Nobody knows how many people were onboard the ship, but by mid-afternoon on 17 June, estimates vary from around 4,000 to an incredible 9,000; the general consensus is 6,000 plus. Captain Sharp had been instructed by the Admiralty to disregard the limits set down under international law and to load as many men as possible. For a ship that could only comfortably support 2,200, we can only imagine how cramped it must have been, particularly on the upper decks, where men would have occupied every available space.

What is known is that there was a varied group of people on board. As well as RAF personnel there were many of Major-General de Fonblanque’s lines of communication troops and men of the Beauman Division. There were certainly Royal Army Service Corps and Auxiliary Military Pioneer Corps troops on board. There were also many civilians, such as embassy staff and employees of Fairey Aviation of Belgium (Avions Fairey), the Belgian-based subsidiary of the British Fairey Aviation company that built aircraft for the Belgian government. Its workers had been evacuated to France in order to relocate to British aircraft factories and had ended up at Saint-Nazaire, from where they were taken out to the Lancastria.

The Lancastria was only one of a number of ships in the area, which soon drew the attention of the Luftwaffe. At around 13:50 aircraft attacked and hit the nearby 20,000-ton Orient liner SS Oronsay. Although a bomb hit her bridge, destroying her compass and all her navigating equipment, she survived the attack and fortunately there were no fatalities.

The Lancastria was by now fully loaded and was given the all-clear to depart, but unfortunately the Royal Navy had no spare destroyers to provide her with an escort. Captain Sharp, concerned about the possibility of being a target for German submarines if she set sail alone, decided to wait for the Oronsay to accompany her along with the first available escort destroyer.

While the ship waited a further air raid began, and consequently, at around 15:48, she received four direct hits from Junkers Ju88s belonging to Kampfgeschwader 30. This caused the ship to list, first to starboard and then to port, before she finally rolled over and sank, all within the space of twenty minutes.

The sea where the ship went down was covered with leaking oil including the 1,400 tons that had not been removed in Liverpool, much of which was now burning on the surface. Many of the survivors drowned or were choked by the smoke. The ship only carried 2,000 lifejackets and it is probable that some of these would not have been accessed in time. German aircraft also flew over the scene repeatedly, strafing the men in the water with machine guns and using tracer bullets to light up more of the oil slick.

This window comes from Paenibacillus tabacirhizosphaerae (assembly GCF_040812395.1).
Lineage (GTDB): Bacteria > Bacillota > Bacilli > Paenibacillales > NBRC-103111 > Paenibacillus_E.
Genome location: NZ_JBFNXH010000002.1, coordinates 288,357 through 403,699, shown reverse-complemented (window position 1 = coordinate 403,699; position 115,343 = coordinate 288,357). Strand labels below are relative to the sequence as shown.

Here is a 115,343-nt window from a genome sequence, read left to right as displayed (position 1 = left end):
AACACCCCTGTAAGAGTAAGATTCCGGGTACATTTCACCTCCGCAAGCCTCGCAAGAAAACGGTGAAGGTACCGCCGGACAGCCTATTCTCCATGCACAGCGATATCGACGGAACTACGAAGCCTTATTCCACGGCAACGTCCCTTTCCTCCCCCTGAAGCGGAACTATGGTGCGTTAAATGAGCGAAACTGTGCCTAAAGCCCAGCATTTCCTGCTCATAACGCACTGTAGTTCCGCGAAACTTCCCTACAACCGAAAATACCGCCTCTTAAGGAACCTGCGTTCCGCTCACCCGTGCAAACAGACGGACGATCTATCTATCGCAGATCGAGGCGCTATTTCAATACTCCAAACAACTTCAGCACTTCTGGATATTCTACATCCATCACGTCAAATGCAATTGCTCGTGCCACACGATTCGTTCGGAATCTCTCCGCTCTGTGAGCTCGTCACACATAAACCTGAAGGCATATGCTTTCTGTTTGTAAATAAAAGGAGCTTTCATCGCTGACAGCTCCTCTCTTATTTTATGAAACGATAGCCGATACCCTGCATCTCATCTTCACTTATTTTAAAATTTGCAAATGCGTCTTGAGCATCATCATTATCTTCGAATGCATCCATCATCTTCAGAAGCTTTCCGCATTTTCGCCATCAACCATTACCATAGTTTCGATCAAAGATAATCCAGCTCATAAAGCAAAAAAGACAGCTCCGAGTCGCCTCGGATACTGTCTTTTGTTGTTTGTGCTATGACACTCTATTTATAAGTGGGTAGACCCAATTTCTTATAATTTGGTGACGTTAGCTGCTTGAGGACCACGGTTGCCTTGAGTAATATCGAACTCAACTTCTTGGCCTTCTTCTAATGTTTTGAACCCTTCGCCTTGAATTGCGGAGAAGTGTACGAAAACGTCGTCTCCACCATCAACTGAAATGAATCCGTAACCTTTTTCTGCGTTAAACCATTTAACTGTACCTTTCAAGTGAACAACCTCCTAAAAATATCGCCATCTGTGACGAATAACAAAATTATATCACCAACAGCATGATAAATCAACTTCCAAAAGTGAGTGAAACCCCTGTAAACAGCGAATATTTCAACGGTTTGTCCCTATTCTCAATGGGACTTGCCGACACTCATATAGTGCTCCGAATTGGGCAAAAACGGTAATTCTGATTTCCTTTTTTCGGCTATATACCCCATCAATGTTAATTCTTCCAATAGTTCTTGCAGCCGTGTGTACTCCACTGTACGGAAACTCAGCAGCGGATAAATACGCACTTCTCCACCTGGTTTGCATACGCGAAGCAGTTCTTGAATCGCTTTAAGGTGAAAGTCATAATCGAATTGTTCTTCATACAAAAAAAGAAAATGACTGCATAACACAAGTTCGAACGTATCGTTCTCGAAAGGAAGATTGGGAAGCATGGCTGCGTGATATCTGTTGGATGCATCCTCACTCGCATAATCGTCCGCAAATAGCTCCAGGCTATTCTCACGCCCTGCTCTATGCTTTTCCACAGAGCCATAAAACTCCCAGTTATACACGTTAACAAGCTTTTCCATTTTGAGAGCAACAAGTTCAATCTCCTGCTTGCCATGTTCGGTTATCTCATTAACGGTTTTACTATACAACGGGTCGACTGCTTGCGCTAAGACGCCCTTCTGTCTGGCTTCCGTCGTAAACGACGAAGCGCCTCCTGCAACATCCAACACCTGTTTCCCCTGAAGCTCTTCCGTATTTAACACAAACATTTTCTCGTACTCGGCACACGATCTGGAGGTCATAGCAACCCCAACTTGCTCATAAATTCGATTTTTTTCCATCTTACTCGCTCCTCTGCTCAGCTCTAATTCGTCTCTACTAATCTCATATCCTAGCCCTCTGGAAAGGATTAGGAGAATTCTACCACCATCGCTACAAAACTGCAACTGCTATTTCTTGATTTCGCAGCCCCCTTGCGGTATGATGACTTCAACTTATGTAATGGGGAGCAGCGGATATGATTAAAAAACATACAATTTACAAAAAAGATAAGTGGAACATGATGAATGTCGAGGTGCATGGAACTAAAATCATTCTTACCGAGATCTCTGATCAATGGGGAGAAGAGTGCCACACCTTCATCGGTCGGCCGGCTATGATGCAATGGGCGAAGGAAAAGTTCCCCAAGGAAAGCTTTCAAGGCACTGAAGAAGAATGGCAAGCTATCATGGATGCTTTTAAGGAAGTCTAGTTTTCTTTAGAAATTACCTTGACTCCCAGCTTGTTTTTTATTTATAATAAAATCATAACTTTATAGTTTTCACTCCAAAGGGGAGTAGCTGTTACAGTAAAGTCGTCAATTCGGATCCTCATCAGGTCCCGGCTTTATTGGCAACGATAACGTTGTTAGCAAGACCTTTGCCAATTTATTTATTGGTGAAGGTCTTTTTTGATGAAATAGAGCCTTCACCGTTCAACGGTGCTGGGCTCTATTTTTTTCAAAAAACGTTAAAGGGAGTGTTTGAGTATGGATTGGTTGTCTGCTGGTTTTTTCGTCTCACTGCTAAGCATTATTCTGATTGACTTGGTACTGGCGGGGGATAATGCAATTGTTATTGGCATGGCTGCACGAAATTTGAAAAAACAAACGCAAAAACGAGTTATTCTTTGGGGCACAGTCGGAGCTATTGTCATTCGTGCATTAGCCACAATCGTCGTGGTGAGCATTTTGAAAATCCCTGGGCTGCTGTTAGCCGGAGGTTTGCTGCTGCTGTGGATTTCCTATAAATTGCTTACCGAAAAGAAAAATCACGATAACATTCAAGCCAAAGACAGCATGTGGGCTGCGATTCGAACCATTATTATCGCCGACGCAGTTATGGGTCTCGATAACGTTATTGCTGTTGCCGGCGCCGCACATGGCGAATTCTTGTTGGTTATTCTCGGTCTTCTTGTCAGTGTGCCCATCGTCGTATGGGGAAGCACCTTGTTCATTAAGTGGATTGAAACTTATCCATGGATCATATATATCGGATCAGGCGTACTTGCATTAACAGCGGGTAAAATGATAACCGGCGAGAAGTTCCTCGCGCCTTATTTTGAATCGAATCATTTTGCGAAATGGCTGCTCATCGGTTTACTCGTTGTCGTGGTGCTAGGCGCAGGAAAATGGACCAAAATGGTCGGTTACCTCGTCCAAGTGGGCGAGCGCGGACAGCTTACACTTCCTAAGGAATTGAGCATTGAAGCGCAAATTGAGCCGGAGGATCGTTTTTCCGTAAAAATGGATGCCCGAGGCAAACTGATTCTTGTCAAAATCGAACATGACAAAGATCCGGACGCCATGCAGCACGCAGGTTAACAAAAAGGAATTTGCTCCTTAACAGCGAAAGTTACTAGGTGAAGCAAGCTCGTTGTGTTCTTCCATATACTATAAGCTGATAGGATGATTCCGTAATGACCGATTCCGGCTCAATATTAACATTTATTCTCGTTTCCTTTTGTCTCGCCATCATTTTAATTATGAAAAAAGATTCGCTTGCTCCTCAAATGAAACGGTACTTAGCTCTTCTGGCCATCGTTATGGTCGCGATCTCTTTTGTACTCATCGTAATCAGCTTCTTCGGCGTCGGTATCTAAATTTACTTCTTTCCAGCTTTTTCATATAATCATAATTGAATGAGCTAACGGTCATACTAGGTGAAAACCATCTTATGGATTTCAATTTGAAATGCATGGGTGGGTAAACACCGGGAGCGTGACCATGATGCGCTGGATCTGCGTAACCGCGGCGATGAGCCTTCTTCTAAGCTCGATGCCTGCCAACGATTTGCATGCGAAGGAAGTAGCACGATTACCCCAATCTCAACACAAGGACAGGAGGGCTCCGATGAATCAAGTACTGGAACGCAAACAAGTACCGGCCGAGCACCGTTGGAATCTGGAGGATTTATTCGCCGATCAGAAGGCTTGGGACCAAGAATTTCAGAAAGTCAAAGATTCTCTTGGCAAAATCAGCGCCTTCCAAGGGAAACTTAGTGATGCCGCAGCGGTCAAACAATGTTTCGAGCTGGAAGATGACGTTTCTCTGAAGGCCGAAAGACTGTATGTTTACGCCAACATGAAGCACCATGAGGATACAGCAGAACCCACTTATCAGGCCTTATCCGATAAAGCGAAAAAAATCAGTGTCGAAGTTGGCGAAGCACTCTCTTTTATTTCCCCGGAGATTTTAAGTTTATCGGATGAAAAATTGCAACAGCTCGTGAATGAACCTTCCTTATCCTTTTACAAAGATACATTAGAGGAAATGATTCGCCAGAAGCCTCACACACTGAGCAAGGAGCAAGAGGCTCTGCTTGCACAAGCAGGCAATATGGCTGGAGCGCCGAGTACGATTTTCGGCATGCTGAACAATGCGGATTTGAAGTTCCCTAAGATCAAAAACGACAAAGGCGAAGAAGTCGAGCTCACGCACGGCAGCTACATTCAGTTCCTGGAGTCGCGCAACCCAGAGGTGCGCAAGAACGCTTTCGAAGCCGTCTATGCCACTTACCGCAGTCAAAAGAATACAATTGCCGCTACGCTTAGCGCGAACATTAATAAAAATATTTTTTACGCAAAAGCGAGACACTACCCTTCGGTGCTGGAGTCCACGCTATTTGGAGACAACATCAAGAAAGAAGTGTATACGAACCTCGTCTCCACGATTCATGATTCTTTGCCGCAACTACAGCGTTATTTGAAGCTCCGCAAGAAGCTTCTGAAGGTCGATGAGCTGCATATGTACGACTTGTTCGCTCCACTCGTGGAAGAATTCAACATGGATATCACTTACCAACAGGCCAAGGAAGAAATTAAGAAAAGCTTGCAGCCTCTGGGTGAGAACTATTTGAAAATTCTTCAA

The actual air raid finished at approximately 16:30 and a number of both French and British vessels came to pick up survivors. For instance, the trawler HMS Cambridgeshire, which was the first vessel to arrive, took on board around 900, most of which were then transferred to the steam merchant ship John Holt. There were 2,447 survivors in total but the number of those who died is unknown. Over the years The Lancastria Association, established to preserve the memory of those who perished, has researched a list of 1,738 people who were known to have been killed. However the real figure is unquestionably much higher than that: modern estimates range from between 3,000 and 5,800 fatalities, which would represent the biggest loss of life in British maritime history.

The seriously wounded were taken to Saint-Nazaire for medical treatment but most of those whom were rescued were ferried back to Plymouth. The destroyers HMS Beagle and HMS Havelock took 600 and 460 respectively; the John Holt carried 829; the tanker Cymbula another 252; and the liner RMS Oronsay 1,557. Lesser numbers were also evacuated in other ships.

Coming amidst the news of so many unfolding disasters, Winston Churchill initially forbade newspaper editors to publish the story, and consequently the sinking did not become common knowledge in Britain for a number of years. The families of those who were known to have perished were simply told that their loved ones died fighting with the BEF in France. Churchill intended to lift the ban after a few days but the disaster was quickly followed by the French surrender, the fear of invasion and the start of the Battle of Britain. Under the intense pressure of these momentous occasions Churchill forgot to lift the ban until he was reminded of it again later in the war.

Later, on the night of 17 June, HMS Cambridgeshire was ordered to evacuate the commander-in-chief of the BEF, Alan Brooke and his staff. Because the ship had been involved in the rescue of men from the Lancastria, there were no rafts or lifejackets onboard and the decks were strewn with discarded clothing. The ship sailed from Saint-Nazaire at 15:00 on 18 June and arrived in Plymouth late on the afternoon of the following day, having acted as an escort to a convoy of evacuation ships en route.

After the sinking of the Lancastria the evacuation from Saint-Nazaire continued, with a convoy of ten ships lifting 23,000 men just after dawn on 18 June; this left only 4,000 still to be evacuated. However, the next part of the operation became slightly frantic as Dunbar-Nasmith was informed that the Germans were about to storm the port. At 11:00 a.m. that same day, further ships picked up the last 4,000 men but failed to retrieve a large amount of military equipment and supplies in their haste to escape.

Forschungsmitarbeiter Mitch Williamson is a technical writer with an interest in military and naval affairs. He has published articles in Cross & Cockade International and Wartime magazines. He was research associate for the Bio-history Cross in the Sky, a book about Charles ‘Moth’ Eaton’s career, in collaboration with the flier’s son, Dr Charles S. Eaton. He also assisted in picture research for John Burton’s Fortnight of Infamy. Mitch is now publishing on the WWW various specialist websites combined with custom website design work. He enjoys working and supporting his local C3 Church. “Curate and Compile“